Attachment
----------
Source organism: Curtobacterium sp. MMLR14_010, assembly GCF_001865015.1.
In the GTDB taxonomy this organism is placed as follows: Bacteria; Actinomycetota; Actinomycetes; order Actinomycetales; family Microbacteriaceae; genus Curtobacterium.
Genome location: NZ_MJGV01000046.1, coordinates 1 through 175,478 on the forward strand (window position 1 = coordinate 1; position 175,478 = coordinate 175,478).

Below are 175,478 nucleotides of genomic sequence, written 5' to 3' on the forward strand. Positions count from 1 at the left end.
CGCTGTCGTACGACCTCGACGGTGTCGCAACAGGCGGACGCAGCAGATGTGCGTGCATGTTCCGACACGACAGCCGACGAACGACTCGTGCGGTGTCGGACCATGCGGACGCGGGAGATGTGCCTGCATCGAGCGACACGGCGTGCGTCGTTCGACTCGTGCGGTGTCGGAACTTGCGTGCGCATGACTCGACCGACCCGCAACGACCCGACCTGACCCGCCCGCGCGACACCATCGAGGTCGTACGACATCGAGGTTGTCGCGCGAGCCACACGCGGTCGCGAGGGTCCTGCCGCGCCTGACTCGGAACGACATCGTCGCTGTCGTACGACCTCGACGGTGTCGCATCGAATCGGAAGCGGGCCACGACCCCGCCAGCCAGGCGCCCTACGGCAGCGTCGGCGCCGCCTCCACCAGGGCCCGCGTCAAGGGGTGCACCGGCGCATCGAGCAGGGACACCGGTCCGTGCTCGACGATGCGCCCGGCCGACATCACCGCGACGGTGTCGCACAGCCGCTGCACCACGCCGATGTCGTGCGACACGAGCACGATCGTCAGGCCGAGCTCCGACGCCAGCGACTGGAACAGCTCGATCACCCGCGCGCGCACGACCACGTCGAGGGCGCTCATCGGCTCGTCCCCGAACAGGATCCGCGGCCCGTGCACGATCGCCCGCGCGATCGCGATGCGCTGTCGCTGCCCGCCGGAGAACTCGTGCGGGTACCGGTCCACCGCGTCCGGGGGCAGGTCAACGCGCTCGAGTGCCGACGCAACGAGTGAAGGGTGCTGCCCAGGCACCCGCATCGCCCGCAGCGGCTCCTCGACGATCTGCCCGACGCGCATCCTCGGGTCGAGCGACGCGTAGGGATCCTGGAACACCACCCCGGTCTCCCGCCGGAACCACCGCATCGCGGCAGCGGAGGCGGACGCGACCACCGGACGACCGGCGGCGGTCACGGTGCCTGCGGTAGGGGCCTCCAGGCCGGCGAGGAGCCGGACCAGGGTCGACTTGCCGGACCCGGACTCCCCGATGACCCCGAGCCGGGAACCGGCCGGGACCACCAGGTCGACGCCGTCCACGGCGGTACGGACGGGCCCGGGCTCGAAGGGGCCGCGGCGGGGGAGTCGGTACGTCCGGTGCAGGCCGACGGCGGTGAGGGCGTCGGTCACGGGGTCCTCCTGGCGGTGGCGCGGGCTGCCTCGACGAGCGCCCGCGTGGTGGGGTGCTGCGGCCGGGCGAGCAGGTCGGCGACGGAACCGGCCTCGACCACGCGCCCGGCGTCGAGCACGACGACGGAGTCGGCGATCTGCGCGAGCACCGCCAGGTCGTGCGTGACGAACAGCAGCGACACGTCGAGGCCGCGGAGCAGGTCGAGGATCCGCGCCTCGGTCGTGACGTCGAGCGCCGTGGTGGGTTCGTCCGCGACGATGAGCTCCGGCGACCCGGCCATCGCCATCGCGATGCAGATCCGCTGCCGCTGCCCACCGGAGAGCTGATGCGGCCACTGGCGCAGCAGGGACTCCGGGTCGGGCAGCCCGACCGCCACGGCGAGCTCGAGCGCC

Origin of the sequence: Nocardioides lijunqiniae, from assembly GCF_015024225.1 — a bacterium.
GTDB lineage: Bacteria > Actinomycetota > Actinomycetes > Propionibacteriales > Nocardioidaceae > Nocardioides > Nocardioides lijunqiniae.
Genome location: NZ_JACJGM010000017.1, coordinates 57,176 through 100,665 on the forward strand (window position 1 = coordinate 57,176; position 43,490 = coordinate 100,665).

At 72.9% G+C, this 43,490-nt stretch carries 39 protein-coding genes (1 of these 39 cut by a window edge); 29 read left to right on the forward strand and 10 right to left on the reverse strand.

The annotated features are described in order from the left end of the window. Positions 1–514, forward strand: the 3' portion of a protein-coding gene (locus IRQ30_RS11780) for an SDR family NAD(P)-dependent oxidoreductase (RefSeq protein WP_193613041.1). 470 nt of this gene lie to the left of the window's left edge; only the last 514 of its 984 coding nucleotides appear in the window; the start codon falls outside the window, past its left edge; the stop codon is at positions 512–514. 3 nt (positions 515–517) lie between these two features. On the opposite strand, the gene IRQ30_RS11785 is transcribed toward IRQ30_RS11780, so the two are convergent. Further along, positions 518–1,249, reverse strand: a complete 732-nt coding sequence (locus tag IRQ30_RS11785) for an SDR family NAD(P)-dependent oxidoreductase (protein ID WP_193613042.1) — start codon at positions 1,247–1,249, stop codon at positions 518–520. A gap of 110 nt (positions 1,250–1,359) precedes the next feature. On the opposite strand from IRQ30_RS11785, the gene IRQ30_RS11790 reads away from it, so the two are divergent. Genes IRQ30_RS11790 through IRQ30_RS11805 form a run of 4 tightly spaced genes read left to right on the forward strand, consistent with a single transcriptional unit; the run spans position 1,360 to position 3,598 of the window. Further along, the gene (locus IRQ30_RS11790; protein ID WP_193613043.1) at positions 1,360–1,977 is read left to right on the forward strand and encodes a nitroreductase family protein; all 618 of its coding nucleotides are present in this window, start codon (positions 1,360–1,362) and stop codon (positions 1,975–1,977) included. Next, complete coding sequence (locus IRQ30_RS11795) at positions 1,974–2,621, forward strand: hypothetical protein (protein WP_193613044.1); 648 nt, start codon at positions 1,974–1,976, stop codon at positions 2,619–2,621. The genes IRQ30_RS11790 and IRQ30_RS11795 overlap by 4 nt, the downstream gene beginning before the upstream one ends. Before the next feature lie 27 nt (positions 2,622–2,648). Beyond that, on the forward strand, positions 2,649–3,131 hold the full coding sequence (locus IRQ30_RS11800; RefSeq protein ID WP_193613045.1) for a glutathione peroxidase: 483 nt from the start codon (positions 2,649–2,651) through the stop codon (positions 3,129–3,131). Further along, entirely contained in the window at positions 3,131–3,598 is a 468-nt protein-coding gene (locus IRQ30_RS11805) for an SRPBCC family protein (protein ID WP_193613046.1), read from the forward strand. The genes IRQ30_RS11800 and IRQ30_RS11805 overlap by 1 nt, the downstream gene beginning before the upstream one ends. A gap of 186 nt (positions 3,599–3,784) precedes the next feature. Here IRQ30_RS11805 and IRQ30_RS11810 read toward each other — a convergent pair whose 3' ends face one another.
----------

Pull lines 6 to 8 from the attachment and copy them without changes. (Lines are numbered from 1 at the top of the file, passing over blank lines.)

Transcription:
Origin of the sequence: Nocardioides lijunqiniae, from assembly GCF_015024225.1 — a bacterium.
GTDB lineage: Bacteria > Actinomycetota > Actinomycetes > Propionibacteriales > Nocardioidaceae > Nocardioides > Nocardioides lijunqiniae.
Genome location: NZ_JACJGM010000017.1, coordinates 57,176 through 100,665 on the forward strand (window position 1 = coordinate 57,176; position 43,490 = coordinate 100,665).